U.S. District Court Judge Gerald Austin McHugh Jr.
PHILADELPHIA – A district court has dismissed a tortious interference claim counterclaim filed against East Rockhill Township over a reactivation of a quarry.
U.S. District Judge Gerald Austin McHugh for the Eastern District of Pennsylvania on June 4 granted the Township's motion to dismiss claims filed by Richard E. Pierson Materials Corp. alleging tortious interference with contractual relations.
The East Rockhill Township Board of Supervisors denied a request filed by Pierson asking that the zoning be changed to allow for the reactivation of a quarry in the township. The quarry would include an asphalt plant that would be run by Hanson Aggregates, a plan that has been met with opposition from locals.
"After balancing all of the restatement factors, I conclude that the allegations set forth in the Counterclaim do not suffice to establish Township officials acted improperly," McHugh worte. "Absent clear allegations that they knew their decisions were totally without any colorable legal foundation, or that they acted with corrupt motives, their efforts to regulate the reactivation of the quarry, including the asphalt plant, were privileged and justified."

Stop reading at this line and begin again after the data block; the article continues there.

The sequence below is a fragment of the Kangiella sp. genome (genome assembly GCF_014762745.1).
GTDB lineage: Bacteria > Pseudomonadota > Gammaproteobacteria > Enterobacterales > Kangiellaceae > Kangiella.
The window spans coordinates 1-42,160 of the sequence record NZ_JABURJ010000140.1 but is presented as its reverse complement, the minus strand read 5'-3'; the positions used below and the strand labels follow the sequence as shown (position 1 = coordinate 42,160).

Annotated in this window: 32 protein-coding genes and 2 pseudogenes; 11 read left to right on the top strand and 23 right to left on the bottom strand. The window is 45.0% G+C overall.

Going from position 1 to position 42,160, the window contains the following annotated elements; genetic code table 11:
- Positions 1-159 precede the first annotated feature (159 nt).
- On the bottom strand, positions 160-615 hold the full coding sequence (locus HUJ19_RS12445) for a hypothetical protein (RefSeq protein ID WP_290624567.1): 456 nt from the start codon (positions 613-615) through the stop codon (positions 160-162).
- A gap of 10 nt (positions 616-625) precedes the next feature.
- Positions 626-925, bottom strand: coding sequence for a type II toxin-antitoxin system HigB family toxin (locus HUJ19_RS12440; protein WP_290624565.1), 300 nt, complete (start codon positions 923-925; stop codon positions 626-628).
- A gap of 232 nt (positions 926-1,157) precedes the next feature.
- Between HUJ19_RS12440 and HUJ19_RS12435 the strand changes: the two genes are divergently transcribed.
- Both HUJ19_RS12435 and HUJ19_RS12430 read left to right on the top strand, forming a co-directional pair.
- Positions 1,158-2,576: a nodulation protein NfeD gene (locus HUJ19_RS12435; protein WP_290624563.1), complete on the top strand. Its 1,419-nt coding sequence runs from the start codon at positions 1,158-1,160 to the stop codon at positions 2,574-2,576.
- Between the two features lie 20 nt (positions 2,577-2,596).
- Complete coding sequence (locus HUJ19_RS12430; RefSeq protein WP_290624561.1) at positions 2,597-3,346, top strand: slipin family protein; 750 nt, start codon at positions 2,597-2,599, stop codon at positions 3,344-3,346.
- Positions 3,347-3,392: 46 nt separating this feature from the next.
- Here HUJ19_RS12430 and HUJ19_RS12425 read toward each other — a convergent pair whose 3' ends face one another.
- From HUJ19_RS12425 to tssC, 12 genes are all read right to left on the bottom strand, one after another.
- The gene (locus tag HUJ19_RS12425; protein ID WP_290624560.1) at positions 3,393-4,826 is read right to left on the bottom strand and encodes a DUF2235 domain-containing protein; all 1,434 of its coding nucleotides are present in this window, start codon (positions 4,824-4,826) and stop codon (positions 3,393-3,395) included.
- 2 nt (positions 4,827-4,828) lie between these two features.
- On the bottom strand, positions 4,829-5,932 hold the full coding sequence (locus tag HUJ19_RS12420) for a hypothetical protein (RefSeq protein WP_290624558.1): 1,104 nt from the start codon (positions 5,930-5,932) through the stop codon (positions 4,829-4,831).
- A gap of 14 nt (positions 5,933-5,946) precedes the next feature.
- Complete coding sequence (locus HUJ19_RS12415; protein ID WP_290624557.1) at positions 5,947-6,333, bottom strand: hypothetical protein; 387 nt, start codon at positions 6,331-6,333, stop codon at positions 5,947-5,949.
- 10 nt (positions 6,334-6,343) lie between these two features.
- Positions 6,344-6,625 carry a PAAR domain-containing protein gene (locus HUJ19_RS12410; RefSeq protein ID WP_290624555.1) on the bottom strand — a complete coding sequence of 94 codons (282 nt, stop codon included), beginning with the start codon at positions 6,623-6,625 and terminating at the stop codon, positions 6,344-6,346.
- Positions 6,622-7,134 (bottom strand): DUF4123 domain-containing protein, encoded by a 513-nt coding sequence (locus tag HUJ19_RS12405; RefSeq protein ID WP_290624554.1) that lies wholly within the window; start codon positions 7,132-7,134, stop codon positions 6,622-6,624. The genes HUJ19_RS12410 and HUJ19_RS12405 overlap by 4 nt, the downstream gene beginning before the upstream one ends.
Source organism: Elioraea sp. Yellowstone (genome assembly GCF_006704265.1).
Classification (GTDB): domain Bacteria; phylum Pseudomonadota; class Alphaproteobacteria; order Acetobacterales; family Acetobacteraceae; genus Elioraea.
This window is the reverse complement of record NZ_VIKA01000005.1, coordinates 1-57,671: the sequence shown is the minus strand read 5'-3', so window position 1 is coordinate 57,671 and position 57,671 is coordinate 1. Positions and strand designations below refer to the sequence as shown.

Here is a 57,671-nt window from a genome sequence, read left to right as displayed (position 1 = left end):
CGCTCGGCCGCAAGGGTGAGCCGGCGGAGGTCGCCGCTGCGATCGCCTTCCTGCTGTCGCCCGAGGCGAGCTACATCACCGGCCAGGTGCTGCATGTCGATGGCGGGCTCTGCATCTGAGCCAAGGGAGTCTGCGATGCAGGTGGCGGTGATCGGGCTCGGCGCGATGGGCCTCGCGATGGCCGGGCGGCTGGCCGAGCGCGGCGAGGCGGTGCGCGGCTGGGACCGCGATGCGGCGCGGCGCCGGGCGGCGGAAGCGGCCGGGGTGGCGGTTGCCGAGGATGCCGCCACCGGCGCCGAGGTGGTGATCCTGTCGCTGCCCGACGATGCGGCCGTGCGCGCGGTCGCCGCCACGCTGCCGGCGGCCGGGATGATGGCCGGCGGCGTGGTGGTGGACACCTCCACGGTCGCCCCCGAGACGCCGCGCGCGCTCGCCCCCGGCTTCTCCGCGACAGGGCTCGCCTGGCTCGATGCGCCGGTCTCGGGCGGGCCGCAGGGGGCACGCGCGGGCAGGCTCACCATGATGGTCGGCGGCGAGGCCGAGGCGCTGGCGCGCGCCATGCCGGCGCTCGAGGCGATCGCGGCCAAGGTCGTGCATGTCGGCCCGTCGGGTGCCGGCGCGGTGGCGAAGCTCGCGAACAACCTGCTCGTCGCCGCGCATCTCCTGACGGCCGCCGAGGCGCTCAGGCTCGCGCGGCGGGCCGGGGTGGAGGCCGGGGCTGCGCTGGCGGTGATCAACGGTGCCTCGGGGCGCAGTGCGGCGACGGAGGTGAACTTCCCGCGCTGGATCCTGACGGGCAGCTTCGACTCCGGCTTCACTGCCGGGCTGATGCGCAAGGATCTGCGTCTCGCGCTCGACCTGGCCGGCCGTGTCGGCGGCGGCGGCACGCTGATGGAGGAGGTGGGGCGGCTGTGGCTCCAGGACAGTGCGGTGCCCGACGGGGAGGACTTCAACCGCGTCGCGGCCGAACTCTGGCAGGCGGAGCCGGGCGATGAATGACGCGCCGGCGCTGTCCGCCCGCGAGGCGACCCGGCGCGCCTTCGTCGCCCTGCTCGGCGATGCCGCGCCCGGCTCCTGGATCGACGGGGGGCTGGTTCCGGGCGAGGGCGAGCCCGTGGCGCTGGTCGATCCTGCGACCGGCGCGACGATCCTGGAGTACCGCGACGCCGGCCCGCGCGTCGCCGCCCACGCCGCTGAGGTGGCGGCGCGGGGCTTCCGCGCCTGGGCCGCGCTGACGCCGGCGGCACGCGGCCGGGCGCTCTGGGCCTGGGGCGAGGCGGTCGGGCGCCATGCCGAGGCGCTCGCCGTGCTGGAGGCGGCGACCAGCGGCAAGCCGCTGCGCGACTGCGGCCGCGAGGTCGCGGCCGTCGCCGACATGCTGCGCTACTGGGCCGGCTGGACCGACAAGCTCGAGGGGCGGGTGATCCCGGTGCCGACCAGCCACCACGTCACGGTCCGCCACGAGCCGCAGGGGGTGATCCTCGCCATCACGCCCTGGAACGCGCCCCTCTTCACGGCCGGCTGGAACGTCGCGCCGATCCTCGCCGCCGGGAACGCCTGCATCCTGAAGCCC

Attorneys for Pierson argued several members of the East Rockhill Township Board of Supervisors interfered with contractual relations between Pierson and Hanson during the application process. Pierson alleges that supervisors knew they lacked the authority to regulate the quarry and acted improperly in response to local residents’ opposition, the suit contends.
McHugh ruled "such action is unrelated to any legitimate government goal, because responding to citizen concerns about maintaining current land use in the face of proposed changes falls well within the realm of legitimate government goals."
The quarry had laid dormant since the 1980s until work began in 2018 after Hanson leased the site from Pierson and began operating it for asphalt materials. According to local news reports, in 2017, Pierson obtained a $224 million contract from the Pennsylvania Turnpike Commission to provide asphalt for a seven-mile project on the Northeast Extension.